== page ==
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A WASHINGTON judge has ordered the US military to stop force-feeding hunger striking prisoner Abu Wa'el Dhiab at its Guantanamo Bay concentration camp.
The order from US District Court Judge Gladys Kessler, made late last Friday, bars the force feeding of Mr Dhiab at least until a hearing on Wednesday.
It also directs the military to stop forcibly removing him from his cell.
Judge Kessler stated that the government must preserve all videotaped evidence of his force-feedings and forcible cell extractions, the existence of which Justice Department lawyers admitted only last week.
Lawyers for the prisoner, who was cleared for release in 2009, have challenged his treatment during the hunger strike as part of a broader approach and are seeking a court order for his release.
They welcomed Judge Kessler's order on force feeding as an important step.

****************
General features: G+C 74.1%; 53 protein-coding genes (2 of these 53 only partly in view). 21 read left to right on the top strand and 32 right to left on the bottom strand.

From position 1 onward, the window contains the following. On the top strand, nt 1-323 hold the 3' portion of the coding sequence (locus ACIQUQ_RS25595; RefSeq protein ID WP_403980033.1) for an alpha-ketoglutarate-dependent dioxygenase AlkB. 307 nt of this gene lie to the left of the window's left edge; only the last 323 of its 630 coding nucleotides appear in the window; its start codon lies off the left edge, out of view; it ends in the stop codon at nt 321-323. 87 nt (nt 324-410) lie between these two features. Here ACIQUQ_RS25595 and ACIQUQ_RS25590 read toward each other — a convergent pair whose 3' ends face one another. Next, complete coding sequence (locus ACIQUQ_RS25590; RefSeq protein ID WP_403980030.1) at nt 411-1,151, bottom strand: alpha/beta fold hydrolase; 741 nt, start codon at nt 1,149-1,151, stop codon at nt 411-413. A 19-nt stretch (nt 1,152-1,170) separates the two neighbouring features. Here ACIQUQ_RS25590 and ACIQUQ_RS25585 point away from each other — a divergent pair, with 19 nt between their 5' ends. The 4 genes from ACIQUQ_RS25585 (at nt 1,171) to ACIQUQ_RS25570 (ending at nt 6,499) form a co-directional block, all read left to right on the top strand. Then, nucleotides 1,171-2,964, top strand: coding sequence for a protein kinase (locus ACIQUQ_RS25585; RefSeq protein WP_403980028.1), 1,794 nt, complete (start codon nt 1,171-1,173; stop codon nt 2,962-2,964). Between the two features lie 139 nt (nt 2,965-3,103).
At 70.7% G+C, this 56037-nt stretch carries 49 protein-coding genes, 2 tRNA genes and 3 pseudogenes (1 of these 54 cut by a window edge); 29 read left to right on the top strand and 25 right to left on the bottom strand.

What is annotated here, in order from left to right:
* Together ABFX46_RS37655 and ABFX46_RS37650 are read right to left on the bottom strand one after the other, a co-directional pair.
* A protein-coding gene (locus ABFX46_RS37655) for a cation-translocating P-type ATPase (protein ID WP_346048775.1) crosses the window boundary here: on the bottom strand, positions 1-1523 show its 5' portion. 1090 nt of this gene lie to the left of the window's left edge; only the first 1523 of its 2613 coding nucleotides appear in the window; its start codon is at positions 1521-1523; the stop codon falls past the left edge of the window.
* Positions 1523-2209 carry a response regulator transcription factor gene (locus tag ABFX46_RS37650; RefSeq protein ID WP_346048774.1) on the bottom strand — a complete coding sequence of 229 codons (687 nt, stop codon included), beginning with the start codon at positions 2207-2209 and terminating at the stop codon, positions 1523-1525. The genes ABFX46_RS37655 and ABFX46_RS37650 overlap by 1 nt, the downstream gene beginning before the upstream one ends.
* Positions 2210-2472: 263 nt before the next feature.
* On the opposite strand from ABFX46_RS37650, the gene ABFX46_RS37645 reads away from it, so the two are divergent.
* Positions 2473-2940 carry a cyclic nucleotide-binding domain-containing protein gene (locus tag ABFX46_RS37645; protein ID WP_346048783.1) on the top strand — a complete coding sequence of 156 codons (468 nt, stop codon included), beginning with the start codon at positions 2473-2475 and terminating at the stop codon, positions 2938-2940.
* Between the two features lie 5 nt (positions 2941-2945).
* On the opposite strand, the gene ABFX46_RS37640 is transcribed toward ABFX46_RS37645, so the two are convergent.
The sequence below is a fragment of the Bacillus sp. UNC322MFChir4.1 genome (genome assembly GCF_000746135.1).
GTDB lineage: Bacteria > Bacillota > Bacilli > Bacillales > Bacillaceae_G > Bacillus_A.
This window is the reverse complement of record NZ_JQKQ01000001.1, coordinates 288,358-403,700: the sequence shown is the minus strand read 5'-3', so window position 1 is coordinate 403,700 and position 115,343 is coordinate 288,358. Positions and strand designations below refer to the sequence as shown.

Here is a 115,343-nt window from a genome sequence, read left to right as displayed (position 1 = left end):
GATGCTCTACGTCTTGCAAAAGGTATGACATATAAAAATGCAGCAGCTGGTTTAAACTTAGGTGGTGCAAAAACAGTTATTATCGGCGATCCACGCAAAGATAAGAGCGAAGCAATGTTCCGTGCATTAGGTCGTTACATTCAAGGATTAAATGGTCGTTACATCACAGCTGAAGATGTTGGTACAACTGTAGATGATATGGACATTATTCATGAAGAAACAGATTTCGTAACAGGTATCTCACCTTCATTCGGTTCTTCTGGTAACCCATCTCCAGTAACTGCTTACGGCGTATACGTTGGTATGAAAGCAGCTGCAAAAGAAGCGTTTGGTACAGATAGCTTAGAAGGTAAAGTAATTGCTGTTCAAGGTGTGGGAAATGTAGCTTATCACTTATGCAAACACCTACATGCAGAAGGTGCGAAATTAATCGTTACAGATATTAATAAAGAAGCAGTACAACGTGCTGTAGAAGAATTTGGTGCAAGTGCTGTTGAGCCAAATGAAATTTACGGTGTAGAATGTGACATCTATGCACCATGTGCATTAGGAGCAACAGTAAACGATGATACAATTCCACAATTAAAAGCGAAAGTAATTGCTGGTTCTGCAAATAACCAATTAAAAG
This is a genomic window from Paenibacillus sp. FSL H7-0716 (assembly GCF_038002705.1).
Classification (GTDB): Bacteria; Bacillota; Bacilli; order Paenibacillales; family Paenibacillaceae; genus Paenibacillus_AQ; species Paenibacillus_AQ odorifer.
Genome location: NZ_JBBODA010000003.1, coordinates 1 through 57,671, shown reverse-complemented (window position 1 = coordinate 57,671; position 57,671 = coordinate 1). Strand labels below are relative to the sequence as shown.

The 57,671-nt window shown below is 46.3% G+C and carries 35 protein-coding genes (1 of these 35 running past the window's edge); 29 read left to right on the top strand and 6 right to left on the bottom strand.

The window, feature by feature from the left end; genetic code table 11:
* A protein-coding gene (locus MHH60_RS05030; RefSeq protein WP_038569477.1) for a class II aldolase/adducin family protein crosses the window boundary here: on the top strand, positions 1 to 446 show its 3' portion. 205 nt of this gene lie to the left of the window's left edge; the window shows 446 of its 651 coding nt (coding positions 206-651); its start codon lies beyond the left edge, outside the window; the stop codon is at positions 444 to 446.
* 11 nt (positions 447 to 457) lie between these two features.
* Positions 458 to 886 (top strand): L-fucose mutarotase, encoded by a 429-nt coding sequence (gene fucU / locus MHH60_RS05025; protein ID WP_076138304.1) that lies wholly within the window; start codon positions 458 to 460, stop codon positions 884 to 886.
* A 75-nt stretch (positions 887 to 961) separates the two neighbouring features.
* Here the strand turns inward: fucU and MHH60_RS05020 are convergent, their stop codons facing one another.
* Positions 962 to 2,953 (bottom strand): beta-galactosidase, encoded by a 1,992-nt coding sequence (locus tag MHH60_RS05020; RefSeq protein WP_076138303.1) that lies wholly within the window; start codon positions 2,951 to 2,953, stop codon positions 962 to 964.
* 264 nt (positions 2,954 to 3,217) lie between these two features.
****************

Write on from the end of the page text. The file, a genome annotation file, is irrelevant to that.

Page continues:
"This is a major crack in Guantanamo's years-long effort to oppress prisoners and to exercise total control over information about the prison," said defence lawyer Cori Crider from British legal rights group Reprieve, which is representing Mr Dhiab.
And Jon Eisenberg, another member of the legal team, added: "We are very grateful to Judge Kessler for recognising the need for judicial relief.
“The force feeding that has been happening at Guantanamo Bay is a stain on our country and must end."
Defence Department spokesman Lieutenant Colonel Todd Breasseale claimed that the military only feeds prisoners against their will to keep them alive and follows all laws when it does so.
Guantanamo detainees have engaged in hunger strikes for years to protest against their illegal confinement.
The military force feeds prisoners through a nasal tube against their will when doctors at the base say it is necessary.
Officials no longer disclose how many of the 154 prisoners at the base are on hunger strike and meet the guidelines for force feeding.
Mr Dhiab has been held without charge at Guantanamo since August 2002.
Uruguayan media report that he is one of a handful of Syrians being considered for resettlement there.
US officials have refused to confirm the reports.
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